Last year as we navigated through the pandmeic, and continue to do so, through bushfires, through flood and personal loss we all looked for a hero and motivation to keep going. Last year a centenarian from England showed us the way. Yesterday, unfortunately, that person, Captain Sir Tom Moore, passed away. His words and his endeavours throughout his life will live on and we can draw on his positiveness going forward.
London: Captain Tom Moore, the British World War II veteran who raised millions of pounds for health service workers on the frontline of the battle against COVID-19, has died aged 100, his family said on Tuesday.
Sir Tom was admitted to hospital with coronavirus on Sunday and he had been treated for pneumonia in the weeks prior to testing positive for COVID-19 last week.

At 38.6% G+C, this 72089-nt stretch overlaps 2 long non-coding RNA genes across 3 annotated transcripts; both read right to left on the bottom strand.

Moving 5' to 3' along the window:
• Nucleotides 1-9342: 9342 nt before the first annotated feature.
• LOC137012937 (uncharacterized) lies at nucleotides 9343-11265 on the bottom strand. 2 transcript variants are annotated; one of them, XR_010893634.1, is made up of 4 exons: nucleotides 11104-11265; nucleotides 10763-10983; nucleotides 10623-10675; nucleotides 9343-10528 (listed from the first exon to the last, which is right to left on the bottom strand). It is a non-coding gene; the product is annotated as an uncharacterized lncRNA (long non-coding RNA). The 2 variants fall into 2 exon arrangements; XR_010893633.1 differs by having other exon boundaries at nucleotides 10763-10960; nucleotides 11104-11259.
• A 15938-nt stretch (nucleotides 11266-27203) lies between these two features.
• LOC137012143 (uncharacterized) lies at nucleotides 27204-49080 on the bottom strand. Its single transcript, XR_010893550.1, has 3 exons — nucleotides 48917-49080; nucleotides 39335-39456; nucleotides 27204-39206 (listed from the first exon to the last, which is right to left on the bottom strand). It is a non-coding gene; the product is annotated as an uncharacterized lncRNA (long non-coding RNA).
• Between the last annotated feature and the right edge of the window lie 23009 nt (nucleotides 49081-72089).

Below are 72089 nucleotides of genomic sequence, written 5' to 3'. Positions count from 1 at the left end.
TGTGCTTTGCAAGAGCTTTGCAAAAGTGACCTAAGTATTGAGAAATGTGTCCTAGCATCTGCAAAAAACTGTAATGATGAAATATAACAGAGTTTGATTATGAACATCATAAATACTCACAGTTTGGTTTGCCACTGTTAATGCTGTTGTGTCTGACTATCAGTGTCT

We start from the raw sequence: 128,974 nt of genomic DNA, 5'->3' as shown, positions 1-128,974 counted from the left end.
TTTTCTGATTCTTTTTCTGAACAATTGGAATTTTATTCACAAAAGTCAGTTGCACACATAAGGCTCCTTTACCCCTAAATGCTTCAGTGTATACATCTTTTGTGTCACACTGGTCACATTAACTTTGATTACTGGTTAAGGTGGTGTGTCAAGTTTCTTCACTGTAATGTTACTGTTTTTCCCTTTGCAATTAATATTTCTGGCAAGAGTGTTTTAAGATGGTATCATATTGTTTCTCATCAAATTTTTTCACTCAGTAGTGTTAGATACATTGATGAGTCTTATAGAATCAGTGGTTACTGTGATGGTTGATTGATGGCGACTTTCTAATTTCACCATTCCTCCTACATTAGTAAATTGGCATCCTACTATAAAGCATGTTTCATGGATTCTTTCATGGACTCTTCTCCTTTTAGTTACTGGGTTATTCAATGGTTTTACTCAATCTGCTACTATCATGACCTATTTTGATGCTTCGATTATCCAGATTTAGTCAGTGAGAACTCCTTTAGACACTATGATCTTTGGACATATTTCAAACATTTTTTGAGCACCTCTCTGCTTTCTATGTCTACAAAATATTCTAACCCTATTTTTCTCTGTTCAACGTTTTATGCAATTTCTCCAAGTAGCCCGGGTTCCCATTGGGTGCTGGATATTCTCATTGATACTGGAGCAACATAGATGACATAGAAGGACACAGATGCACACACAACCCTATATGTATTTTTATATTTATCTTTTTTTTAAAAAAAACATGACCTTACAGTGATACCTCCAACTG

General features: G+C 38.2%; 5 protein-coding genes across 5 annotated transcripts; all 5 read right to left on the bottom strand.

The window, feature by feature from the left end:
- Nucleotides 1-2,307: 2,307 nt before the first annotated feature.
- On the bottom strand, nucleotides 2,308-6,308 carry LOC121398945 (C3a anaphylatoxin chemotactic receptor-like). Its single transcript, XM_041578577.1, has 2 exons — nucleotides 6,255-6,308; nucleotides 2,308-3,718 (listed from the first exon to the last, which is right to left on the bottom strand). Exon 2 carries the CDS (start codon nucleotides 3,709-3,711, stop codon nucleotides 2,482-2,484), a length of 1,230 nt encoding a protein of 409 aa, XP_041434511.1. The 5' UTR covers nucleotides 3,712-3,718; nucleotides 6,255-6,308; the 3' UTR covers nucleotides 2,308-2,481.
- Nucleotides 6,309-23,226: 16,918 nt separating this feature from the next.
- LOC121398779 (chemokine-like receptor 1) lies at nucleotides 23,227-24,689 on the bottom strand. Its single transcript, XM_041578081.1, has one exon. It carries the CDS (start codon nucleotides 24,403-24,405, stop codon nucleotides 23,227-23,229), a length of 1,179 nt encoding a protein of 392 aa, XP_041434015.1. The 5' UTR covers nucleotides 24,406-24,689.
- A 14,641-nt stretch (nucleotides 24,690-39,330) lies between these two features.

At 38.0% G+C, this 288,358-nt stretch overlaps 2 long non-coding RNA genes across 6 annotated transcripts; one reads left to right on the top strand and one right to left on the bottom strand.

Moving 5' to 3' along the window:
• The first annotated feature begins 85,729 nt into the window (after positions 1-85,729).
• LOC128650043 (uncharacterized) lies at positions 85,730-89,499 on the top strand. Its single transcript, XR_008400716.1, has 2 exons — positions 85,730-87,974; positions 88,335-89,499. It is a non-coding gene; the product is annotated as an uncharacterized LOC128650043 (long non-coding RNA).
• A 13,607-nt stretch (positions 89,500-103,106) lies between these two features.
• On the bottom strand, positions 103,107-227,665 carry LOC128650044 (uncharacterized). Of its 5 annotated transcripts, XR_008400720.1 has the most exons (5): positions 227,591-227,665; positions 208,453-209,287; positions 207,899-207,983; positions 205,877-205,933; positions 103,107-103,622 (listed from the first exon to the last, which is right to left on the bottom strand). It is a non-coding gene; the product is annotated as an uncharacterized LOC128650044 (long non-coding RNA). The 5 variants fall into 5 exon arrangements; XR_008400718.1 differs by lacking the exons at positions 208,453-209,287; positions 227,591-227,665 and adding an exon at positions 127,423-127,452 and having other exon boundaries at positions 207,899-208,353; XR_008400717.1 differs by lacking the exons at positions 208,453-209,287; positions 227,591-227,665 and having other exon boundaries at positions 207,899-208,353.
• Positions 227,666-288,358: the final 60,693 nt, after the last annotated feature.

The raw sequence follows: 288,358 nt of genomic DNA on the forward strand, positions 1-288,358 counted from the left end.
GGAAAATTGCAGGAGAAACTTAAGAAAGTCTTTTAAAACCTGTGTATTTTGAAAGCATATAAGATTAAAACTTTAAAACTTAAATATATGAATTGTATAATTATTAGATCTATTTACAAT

“It is with great sadness that we announce the death of our dear father, Captain Sir Tom Moore,” his daughters said in a statement.
On Twitter, Sir Tom’s account was updated with a photograph of the war veteran with the words: Captain Sir Tom Moore, 1920-2021, to signify his passing.
Liz Lees, chief nurse with the Bedfordshire Hospitals NHS Foundation Trust, said it had been an “immense privilege” to care for Sir Tom at Bedford Hospital.
“We share our deepest condolences and sympathies with his family and loved ones at this incredibly sad time,” Lees said.
“We’d also like to say thank you, and pay tribute to Captain Sir Tom Moore for the remarkable contribution he has made to the NHS.”
Sir Tom became an unlikely hero during Britain’s first wave of the pandemic when he set out to raise £1000 for the NHS by pledging to walk 100 laps of his garden with his walking frame by the time he turned 100.
He went to raise nearly £33 million as the fundraiser – combined with his optimism – captivated the world.
Read more: Sydney Morning Herald